Now and then in politics, and even in life, it’s necessary to choose between competing loyalties. Everyone understands how important it is to Donald Trump’s reelection prospects that he remains on very good terms with the conservative Evangelical Christians who make up the core of his base. No one with a lick of sense really thinks the profoundly heathenish president is himself particularly devout. But he and the people around him (notably chief sycophant Mike Pence) have labored mightily to encourage the perception that he is an instrument of the divine will, or at least of the aspirations of the godly to smite secular liberals and restore the America of the 1950s.
But Trump has a far more powerful idol that he genuinely loves, most likely as a reflection of his limitless self-love: tariffs. As the New York Times explained earlier this year, the president’s joy in imposing tariffs is central to his political identity:
“Tariffs tie so much of Trump together, ” said Jennifer M. Miller, an assistant history professor at Dartmouth College who last year published a study of how Japan’s rise has affected the president’s worldview. “His obsession with winning, which he thinks tariffs will allow him to do. His obsession with appearing tough. His obsession with making certain parts of national border fixed. And his obsession with executive power.”
And, like any true lover, Trump does not care that his beloved is despised and mocked by the world, as John Brinkley noted at Forbes last year:
“Tariffs are the greatest.”
“Tariffs are working big-time.”
“Tariffs are working far better than anyone ever anticipated.”
“Because of tariffs we will be able to start paying down large amounts of the $21 trillion in debt that has been accumulated.”
“Tariffs will make our country much richer than it is today.”
These assertions, which President Trump spewed via Twitter during the past 10 days, have no basis in fact.
That’s what all the smarty-pants elitists think, particularly in the business community that satisfies the financial needs of Trump’s GOP, just as conservative Evangelicals supply the foot soldiers and energy. But when it comes to the president’s proposed new round of tariffs on Chinese goods, both these key sources of support are unhappy, as CBS News reports:
Publishers of religious books are warning that President Donald Trump’s latest proposed tariffs on Chinese imports could result in a Bible shortage in the U.S.
Tens of millions of bibles are printed in China each year, with some estimates as high as 150 million. Publishers large and small testified against the proposed tariff in hearings last month, saying it would make the Bible more expensive for consumers and Christian organizations that give away Bibles as part of their ministry….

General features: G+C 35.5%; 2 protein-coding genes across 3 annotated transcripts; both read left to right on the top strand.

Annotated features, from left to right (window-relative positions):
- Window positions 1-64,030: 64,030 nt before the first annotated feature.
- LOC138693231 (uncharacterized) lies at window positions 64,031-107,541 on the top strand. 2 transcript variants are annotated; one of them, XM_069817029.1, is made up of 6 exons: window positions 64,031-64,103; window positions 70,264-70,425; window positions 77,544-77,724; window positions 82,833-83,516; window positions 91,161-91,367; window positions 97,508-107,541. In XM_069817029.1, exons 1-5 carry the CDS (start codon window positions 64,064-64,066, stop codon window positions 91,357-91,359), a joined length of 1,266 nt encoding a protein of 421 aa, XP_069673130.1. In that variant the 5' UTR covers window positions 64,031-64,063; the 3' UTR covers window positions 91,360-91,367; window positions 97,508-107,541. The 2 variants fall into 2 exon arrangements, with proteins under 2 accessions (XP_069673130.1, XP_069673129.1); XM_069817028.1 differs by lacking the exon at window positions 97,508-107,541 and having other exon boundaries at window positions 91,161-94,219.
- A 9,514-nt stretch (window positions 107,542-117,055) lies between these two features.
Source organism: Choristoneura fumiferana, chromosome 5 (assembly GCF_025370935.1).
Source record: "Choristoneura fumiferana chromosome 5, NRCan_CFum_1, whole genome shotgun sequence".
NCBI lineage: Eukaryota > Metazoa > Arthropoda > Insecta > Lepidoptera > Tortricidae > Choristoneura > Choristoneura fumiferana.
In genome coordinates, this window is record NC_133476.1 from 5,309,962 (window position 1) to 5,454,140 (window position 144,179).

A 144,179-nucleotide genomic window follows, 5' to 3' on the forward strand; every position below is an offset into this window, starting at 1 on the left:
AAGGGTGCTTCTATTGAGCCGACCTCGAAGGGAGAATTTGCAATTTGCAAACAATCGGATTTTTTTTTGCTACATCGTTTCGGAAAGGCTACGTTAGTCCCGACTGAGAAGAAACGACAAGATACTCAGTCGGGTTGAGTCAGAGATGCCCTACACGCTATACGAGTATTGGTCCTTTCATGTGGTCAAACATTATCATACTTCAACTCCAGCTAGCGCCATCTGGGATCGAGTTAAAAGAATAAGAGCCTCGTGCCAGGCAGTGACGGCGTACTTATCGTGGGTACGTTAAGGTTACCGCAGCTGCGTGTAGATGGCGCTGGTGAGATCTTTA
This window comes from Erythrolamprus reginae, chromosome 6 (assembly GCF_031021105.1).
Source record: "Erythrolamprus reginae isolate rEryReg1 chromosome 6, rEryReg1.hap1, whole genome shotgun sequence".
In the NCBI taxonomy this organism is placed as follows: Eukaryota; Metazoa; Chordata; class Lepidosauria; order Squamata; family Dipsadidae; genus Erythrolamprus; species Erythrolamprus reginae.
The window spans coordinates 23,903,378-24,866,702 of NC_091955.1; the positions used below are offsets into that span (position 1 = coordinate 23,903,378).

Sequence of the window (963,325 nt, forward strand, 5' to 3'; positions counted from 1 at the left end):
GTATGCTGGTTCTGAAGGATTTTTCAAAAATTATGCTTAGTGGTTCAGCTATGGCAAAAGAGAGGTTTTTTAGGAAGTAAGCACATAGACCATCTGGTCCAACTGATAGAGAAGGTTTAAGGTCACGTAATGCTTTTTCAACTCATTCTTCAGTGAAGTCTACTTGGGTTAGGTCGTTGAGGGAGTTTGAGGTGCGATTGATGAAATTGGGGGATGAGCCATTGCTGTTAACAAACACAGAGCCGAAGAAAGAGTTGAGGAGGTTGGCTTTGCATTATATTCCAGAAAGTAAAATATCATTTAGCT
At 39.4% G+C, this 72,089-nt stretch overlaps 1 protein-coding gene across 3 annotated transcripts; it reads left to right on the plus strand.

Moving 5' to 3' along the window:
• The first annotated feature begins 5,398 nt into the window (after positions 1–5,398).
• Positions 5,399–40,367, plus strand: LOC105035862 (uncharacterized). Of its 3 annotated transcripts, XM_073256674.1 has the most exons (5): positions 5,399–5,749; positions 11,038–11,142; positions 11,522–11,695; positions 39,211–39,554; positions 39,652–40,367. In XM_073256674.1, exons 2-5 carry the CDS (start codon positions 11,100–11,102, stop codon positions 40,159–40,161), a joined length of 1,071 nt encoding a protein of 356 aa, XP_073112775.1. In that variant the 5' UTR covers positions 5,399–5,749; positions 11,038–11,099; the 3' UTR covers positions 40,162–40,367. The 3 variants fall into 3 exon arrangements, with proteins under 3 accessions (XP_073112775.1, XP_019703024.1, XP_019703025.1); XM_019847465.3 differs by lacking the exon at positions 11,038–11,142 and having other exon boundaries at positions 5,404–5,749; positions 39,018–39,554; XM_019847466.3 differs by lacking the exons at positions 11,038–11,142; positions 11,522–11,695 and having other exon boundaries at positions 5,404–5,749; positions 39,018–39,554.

Bibles are printed on “unusually thin paper” that requires specialized machines, Mark Schoenwald, president of HarperCollins Christian Publishing, said in testimony to the U. S. Trade Representative. Up to 75% of what it costs a publisher to make a Bible, with its complex illustrations and ultra-thin pages that make it portable, is spent in China and can’t be handled elsewhere, according to Schoenwald.
This particular argument against the latest tariffs — which are currently on hold pending on-again-off-again negotiations with China — should set off alarm bells in MAGA-land:
Some publishers warned that hiking the price of Bibles make them inaccessible to people who earn lower incomes and may even impinge on religious freedom guaranteed in the U.S. Constitution.
“Religious freedom,” of course, is the favored buzzword among conservative Christians for a purported constitutional right to disregard laws and other public policies that conflict with their allegedly God-given instructions to discriminate against LGBTQ folk and other rebels against the divine order — as infallibly handed down in all those Bibles published in China.
Perhaps, as some Bible publishers suggest, the administration can cut a separate deal that excludes their products from the tariff war:
Stan Jantz, president and CEO of the Evangelical Christian Publishers Association, said in a phone interview that over half of worldwide Bible production takes place in China. The tariff would hurt organizations that give away Bibles and also make it difficult for publishers to sell the Bible at a price people can afford, he said.
“Traditionally, historically books have been excluded from tariffs,” Jantz added.
The president is famously not a book reader (though he has on occasion unconvincingly touted the Bible as a favorite, ranking right up there with The Art of the Deal). But he is capable of reading the political handwriting on the wall. And he’d best spurn the painted Jezebel appeal of tariffs in this one particular area if he doesn’t want to deenergize conservative Evangelicals.